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Whiskey smoked brown sugar

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    Whiskey smoked brown sugar

    I made a rub this weekend using this stuff:

    http://www.amazon.com/Darkhorse-Spec.../dp/B00PV3JCKK

    I am really imprecise when I cook (I'll never be a baker!), and I don't really keep close track of what I am doing, but here is an approximation of the recipe:

    2 tbsp Whiskey smoked brown sugar
    1 tsp onion powder
    1 tsp garlic powder
    1/2 tsp chili powder
    1/2 tsp ginger powder
    1 tbsp salt
    1/2 tbsp paprika

    Something like that... it was really good. Could use a little tweaking; perhaps a bit more of the ginger and/or chili powder. Something to give it a little more snap. But I was surprised how good it turned out... really rich. I used it on some pork belly I smoked, and it played nicely into the unctuousness of the meat. Anybody else used this stuff?

    #2
    Never used it. Where can you get it? When I read the title of the post I thought you soaked brown sugar in whiskey. Now that would be interesting. Shots, one for the brown sugar and one for me and so on. Sounds to me like it would work.

    Comment


    • mayapoppa
      mayapoppa commented
      Editing a comment
      That definitely sounds like a recipe for some sort of success...

      There should be a link to Amazon in my original post, but I got it at Harris Ranch, while driving up the 5 in CA. It's called Darkhorse Whiskey Smoked Brown Sugar. Strong stuff, but not alcoholic.

    #3
    I made this again for some country-style ribs, and tweaked it a bit. It is really getting good... Here are the updated details:

    2 tbsp Whiskey smoked brown sugar
    1 tsp onion powder
    1 tsp garlic powder
    1/2 tsp chili powder
    1 tsp ginger powder
    1/2 tbsp paprika
    1/2 tsp mustard powder
    1/4 tsp black pepper

    There was salt in the original version, as I wasn't able to separately dry-brine, but this time I was able to, so I left the salt out of the rub.

    Comment


      #4
      I use too much rub to be buying brown sugar that expensive, but it sounds great. I was going to smoke some salt this week and not I guess brown sugar too! What kind of wood do you taste, I think hickory or oak would go well.

      Comment


      • mayapoppa
        mayapoppa commented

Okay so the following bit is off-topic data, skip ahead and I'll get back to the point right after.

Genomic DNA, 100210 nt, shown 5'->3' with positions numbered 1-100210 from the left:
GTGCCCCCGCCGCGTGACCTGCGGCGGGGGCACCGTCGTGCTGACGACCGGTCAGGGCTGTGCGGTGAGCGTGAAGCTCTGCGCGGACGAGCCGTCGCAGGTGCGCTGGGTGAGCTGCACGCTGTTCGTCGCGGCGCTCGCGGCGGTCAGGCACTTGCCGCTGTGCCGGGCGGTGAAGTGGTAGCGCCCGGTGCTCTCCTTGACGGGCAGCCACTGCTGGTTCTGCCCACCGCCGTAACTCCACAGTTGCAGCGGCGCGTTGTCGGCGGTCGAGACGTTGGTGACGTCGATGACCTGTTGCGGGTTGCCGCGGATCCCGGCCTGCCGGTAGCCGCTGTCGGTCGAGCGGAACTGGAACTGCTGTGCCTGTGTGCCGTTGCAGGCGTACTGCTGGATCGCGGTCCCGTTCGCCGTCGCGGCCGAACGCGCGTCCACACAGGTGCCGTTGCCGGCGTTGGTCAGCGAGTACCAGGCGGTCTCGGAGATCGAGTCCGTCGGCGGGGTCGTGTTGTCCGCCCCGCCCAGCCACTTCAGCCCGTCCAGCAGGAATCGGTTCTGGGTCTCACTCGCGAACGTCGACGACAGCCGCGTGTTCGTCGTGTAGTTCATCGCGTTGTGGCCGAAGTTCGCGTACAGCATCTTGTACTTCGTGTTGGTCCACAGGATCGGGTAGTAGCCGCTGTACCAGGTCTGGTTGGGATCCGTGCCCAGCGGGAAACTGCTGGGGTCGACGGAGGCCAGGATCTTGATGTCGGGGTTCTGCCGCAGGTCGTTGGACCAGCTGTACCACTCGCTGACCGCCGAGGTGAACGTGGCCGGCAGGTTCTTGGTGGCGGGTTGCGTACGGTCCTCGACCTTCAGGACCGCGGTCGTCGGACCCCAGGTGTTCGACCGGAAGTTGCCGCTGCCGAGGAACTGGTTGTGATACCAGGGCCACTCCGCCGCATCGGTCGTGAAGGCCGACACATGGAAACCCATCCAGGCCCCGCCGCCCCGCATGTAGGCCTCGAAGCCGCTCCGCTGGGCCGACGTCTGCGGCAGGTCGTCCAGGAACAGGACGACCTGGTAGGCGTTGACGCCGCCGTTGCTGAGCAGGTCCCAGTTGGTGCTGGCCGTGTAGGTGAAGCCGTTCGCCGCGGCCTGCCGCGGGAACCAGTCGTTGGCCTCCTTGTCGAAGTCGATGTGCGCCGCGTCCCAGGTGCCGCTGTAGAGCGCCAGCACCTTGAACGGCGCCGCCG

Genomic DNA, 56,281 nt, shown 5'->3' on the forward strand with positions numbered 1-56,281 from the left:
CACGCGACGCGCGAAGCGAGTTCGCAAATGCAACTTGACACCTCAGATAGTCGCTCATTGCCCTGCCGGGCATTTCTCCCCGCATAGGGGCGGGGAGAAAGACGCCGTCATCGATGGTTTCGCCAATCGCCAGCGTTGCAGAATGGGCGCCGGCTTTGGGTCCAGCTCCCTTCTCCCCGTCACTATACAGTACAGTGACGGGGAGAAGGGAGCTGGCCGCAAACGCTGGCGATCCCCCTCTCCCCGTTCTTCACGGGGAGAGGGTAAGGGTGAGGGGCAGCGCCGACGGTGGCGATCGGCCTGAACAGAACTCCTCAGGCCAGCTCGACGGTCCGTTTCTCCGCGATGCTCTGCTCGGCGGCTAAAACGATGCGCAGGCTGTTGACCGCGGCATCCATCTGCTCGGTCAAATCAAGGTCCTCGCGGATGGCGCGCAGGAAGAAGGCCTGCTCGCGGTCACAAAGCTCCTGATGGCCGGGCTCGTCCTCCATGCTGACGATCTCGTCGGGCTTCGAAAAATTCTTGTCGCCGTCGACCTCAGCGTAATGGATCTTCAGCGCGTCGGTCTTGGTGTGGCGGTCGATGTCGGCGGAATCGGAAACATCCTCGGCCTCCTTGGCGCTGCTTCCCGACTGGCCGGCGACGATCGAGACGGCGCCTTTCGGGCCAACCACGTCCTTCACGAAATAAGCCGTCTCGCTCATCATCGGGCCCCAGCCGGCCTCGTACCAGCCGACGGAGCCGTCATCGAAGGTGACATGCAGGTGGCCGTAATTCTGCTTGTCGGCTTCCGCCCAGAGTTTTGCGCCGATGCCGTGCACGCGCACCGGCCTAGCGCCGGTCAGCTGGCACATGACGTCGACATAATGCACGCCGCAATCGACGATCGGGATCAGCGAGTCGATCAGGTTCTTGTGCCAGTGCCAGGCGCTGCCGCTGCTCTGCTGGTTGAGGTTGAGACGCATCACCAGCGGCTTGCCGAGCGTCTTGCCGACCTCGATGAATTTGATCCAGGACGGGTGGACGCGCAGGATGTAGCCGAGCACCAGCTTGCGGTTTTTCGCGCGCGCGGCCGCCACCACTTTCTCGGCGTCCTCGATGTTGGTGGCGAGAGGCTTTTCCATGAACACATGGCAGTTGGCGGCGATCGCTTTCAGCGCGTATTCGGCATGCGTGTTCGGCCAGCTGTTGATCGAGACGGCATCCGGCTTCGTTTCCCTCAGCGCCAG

Editing a comment
        Not sure my smoke palette is sophisticated enough to tell what kind of wood, but it is gentle. Probably not mesquite!

      #5
      You could make smoked brown sugar yourself! There are whiskey chips and Jack Daniel's pellets that would make a whiskey smoked brown sugar. Spread the sugar out on a pan, get smoke rolling at a low temp and cook the sugar, stirring occasionally. This produces a super dry brown sugar that's really good to use in rubs -- cuts down on clumping.

      Comment


      • mayapoppa
        mayapoppa commented
        Editing a comment
        Thanks for the tip! I am going to have to try smoking some myself... I am just about through this bag, and yes, it is too pricey to keep re-upping. What are you thinking when you say low temps?

      • CandySueQ
        CandySueQ commented
        Editing a comment
        Under 180, for sure. Cold smoking wouldn't be out of line either. You don't want to make a mass of cooked sugar (i.e. brittle)!

      #6
      Curious to hear how the homemade smoked brown sugar goes mayapoppa. I hope you report back!

      Comment


        #7
        FWIW mayapoppa I dry my brown sugar for my Huskee's Rib Rub in the oven, very thin layer spread on paper plate. Dry it at 225 for 20-30 min. My oven seems to cycle 10deg below set temp, then up to set temp so I'm probably baking at at 215-225 in reality. As it cools it hardens and makes crackling noises. Then I roll it with rolling pin in a Ziploc or grind in food processor. I dried it at 250 once and that was not good, I think it started to burn there and had a kind of a caramely cooked taste, so def don't go that high. Never smoked it though, but I'd imagine very similar could be done on a smoker with several plates worth. I've also used regular plates covered in parchment paper, and my baking stone covered in parchment paper. The p.paper helps you break the sugar "cookie" into the food processor or the Ziploc to grind it/roll it up. It sticks something terrible to regular stoneware plates after it cools.
        Last edited by Huskee; September 30, 2015, 09:31 PM.

        Comment


          #8
          If you are lazy (like me!) try www.bourbonbarrelfoods.com They have Bourbon Smoked Salt, Bourbon Smoked Pepper, Bourbon Smoked Suger, all types of spices with a bourbon kick. I dry brine my pulled pork with the Bourbon Smoked Salt and it really works out great!!